The first ending many people experience when playing notorious pigeon dating sim Hatoful Boyfriend involves being ambushed by ninjas for "failing to display sufficient intimacy with the birds." You are unceremoniously killed and brought back to the main menu to start over from the beginning or are forced to resume from an earlier save point.
Dating simulation games like Hatoful Boyfriend most often take the form of visual novels, interactive text adventures with images and animations accompanying the branching story. You won't be selecting every dialogue choice during your character's involvement with the game’s world, but you will be occasionally prompted to guide your hero or heroine along different paths, and depending on your prior actions these could result in good or ill.
Dating simulation games demand extensive experimentation, trial and error. They are built to anticipate and encourage that style of play. Many Western players new to the genre miss out on that fundamental aspect of the experience, writing dating sims off as shallow and basic after dipping their toes in.
We’re going to offering some hints at how to get the most out of all manner of dating sims, along with some places to start. If you’ve ever been curious about the genre, this is your excuse to jump in. Trust me, it's worth it.
All’s fair in love and war
Bad ends, like the aforementioned assassination, exist to teach players how to engage with most dating sims. Since dramatic romances are often the main focus of these games and are necessary to lead the stories along their branching paths, you are expected to fulfill your obligation as a good sport and at least attempt to fall in love. Or else the game really won't know what to do with you, and thus you will be punished.
If you walk off the path, you'll be pushed back onto it. But don't worry! The path is where one finds the fun.
Non-romantic visual novels do exist for those who don't want to opt in to this particular character-focused experience, but for this article we’ll be limiting ourselves to the love simulation variety. The systems in these romance-focused visual novels are usually not robust enough to support complex social sims, they're more like long and pretty choose-your-own-adventure novels. The player must accept their limited role in these spaces and do what they can in order to dig the interesting bits out of these games’ juicy narrative databases.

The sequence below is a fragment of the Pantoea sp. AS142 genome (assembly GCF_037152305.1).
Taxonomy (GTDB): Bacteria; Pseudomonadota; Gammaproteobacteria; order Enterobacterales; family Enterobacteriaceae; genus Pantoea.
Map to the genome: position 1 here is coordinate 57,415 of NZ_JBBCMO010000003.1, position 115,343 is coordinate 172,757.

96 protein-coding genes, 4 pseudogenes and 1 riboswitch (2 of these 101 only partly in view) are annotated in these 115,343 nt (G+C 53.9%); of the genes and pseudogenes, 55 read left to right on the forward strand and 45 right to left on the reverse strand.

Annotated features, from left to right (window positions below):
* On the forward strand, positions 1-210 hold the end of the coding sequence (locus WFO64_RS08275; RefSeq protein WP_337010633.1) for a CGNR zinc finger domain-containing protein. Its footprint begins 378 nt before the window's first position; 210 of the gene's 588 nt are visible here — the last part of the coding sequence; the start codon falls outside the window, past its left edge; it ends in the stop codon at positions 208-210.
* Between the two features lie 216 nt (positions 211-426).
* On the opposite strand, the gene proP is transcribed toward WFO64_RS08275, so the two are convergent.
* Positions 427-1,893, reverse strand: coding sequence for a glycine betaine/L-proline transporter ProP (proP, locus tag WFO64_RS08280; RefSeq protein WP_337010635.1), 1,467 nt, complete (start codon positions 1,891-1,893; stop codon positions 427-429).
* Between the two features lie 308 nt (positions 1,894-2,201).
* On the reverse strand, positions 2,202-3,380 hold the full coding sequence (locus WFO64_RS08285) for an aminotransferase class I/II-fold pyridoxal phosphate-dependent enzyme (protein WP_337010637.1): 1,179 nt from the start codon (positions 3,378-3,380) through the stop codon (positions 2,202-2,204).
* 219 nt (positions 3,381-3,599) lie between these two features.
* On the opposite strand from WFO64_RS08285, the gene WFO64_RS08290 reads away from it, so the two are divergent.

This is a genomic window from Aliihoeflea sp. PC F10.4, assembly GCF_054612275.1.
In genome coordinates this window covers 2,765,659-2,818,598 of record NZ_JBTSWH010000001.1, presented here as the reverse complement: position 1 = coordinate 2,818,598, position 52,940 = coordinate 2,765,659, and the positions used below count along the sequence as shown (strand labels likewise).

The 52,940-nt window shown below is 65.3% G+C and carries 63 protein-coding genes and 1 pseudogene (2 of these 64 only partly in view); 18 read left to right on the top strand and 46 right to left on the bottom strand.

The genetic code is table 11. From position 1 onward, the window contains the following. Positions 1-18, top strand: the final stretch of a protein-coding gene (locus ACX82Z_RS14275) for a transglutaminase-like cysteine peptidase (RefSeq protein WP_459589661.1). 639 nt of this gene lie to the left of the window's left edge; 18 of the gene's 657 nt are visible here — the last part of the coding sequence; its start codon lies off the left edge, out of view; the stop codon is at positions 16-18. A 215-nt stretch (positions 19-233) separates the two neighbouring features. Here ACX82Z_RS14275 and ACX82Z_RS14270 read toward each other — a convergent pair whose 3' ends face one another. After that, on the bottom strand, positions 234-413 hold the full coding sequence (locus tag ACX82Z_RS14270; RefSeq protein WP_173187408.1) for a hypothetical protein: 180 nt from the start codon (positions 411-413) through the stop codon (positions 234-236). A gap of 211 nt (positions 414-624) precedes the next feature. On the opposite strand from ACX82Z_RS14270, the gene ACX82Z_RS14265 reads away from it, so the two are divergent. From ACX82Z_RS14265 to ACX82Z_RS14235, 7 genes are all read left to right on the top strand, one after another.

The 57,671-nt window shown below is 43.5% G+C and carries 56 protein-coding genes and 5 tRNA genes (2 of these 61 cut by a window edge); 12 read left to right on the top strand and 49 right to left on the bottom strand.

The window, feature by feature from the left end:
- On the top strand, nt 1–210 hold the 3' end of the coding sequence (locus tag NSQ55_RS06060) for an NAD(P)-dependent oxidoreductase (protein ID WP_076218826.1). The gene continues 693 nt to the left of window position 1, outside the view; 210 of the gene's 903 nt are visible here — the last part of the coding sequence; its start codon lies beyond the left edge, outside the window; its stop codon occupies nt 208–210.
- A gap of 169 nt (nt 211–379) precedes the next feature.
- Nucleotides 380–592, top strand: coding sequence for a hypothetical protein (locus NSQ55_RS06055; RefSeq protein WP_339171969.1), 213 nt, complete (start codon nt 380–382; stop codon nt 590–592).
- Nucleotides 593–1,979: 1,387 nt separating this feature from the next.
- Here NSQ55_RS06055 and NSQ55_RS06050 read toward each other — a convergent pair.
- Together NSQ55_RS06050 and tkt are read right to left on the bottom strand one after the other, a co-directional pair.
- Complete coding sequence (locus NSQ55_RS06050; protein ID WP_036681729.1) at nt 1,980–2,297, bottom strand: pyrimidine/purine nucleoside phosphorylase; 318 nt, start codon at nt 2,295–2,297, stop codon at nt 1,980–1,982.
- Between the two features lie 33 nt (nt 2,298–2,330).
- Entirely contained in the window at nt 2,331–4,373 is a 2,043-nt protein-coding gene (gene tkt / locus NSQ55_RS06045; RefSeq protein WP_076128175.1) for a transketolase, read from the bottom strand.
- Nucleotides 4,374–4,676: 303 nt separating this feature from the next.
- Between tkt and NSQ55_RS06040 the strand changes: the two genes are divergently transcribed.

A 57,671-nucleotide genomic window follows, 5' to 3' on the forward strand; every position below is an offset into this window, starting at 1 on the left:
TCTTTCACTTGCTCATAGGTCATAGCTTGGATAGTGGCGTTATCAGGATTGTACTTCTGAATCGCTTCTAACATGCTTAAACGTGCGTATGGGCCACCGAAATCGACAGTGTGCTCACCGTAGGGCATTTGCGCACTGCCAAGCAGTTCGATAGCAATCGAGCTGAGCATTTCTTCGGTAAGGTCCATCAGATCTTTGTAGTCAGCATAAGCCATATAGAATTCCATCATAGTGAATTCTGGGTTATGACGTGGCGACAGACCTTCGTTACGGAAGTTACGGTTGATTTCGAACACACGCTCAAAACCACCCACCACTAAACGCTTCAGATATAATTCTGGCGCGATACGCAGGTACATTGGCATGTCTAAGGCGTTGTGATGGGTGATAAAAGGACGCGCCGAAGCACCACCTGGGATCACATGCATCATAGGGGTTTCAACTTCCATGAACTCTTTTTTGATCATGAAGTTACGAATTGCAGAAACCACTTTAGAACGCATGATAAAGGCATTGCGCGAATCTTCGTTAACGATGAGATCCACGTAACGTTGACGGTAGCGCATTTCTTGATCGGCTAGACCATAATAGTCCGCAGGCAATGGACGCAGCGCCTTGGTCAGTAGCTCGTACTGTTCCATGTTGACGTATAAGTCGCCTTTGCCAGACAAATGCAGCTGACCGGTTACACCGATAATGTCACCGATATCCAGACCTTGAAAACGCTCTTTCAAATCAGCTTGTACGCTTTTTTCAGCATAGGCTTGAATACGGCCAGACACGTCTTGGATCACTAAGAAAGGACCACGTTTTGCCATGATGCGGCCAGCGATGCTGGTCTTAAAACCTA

Some dating sims even go as far as avoiding a common-route affection rating approach entirely, like that found in Hatoful Boyfriend, by prompting the explicit choice of what character you want to pursue during the beginning of the game. This is usually done after a short introductory prologue and being given a narrative reason for the choice presentation, such as picking a classmate for a school project.
While the tools offered by these games tacitly encourage narrative manipulation, such as skipping of prior-read text, jumping directly to decision points, massive amounts of save slots, gallery completion percentages, and new game plus content, unfortunately the user experience design isn't there to train someone completely new to this experience. And this is where us in the West run into misconceptions about the depth of these games.
Many folks never see Hatoful Boyfriend subtly transform into its final revelatory route that blows everyone's minds. It isn't a good game because it’s hilarious to date pigeons, it's a good game because of what it does to you after you become attached to all the pigeons and then play again one last time in order to "fulfill the promise." The epilogue is the real story.
Gotta catch ‘em all
Another hurdle I see people experience when starting out playing dating sims is that they spread themselves too thin. They shop around like they would when playing a BioWare game, interacting with all the different available characters for too long and find they are suddenly railroaded along a generic path that usually results in a normal ending where you don't kiss anyone, or worst-case-scenario: a harsh death.
At this stage I advise friends new to the genre that they need to focus on a chosen character early and aim for that goal ceaselessly. And I assure them not to panic from this seemingly premature decision, because dating sims are specifically designed so that you will want to see all the available characters, each attempt requiring its own separate playthrough on a different timeline entirely. This isn't Persona 4, you can't get away with dating them all at once.
Japanese dating sim players often refer to the romanceable characters in the games as "capturable." Whether you want to interpret that as literal or prefer to see yourself as "captivating" the various characters’ attentions is up to you, and sometimes up to the particular game’s themes. But when playing dating sims you are actually being quizzed on how much you know about a particular character you’re after, either learned through attentiveness or knowledge of tropes.
Approaching the games in this manner leaves one much less disappointed when they don’t deliver a true vicarious romance experience. It’s a troubling view of human relations in general but it’s one that simple gameplay mechanics can handle.
Live to love another day
So now we come upon the quantum conundrum of dating sims. As you repeatedly go through one of these games with your different romantic focuses each loop through you'll notice that things in the story can change pretty drastically after a designated turning point, depending on how that particular sim is laid out. Characters who are hale and hearty in one route will up and die in another, enemies become friends and vice versa.